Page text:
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Chloroplasts must divide repeatedly to maintain their population during plant growth and development. A number of proteins required for chloroplast division have been identified, and the functional relationships between them are beginning to be elucidated. In both chloroplasts and bacteria, the future site of division is specified by placement of the Filamentous temperature sensitive Z (FtsZ) ring, and the Min system serves to restrict FtsZ ring formation to mid-chloroplast or mid-cell. How the Min system is regulated in response to environmental and developmental factors is largely unstudied. Here, we investigated the role in chloroplast division played by two Arabidopsis thaliana homologs of the bacterial mechanosensitive (MS) channel MscS: MscS-Like 2 (MSL2) and MSL3. Immunofluorescence microscopy and live imaging approaches demonstrated that msl2 msl3 double mutants have enlarged chloroplasts containing multiple FtsZ rings. Genetic analyses indicate that MSL2, MSL3, and components of the Min system function in the same pathway to regulate chloroplast size and FtsZ ring formation. In addition, an Escherichia coli strain lacking MS channels also showed aberrant FtsZ ring assembly. These results establish MS channels as components of the chloroplast division machinery and suggest that their role is evolutionarily conserved.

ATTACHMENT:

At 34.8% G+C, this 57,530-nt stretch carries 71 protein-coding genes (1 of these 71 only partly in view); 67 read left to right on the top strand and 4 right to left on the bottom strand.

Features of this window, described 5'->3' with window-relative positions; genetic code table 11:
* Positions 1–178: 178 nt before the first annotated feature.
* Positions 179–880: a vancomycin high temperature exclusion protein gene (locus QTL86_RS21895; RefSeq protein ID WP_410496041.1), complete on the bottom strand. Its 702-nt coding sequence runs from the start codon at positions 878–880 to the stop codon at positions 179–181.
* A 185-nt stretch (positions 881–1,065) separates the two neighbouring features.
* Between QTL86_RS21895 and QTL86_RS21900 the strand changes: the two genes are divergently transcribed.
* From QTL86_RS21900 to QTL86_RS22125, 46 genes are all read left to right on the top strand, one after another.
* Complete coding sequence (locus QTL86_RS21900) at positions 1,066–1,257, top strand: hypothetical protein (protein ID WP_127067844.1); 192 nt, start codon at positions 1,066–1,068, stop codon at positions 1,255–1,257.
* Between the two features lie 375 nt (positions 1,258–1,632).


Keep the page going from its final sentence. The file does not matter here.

Published in The Plant Cell August 2011 vol. 23 no. 8 2939-2949. DOI: . Copyright © 2012 by the American Society of Plant Biologists.

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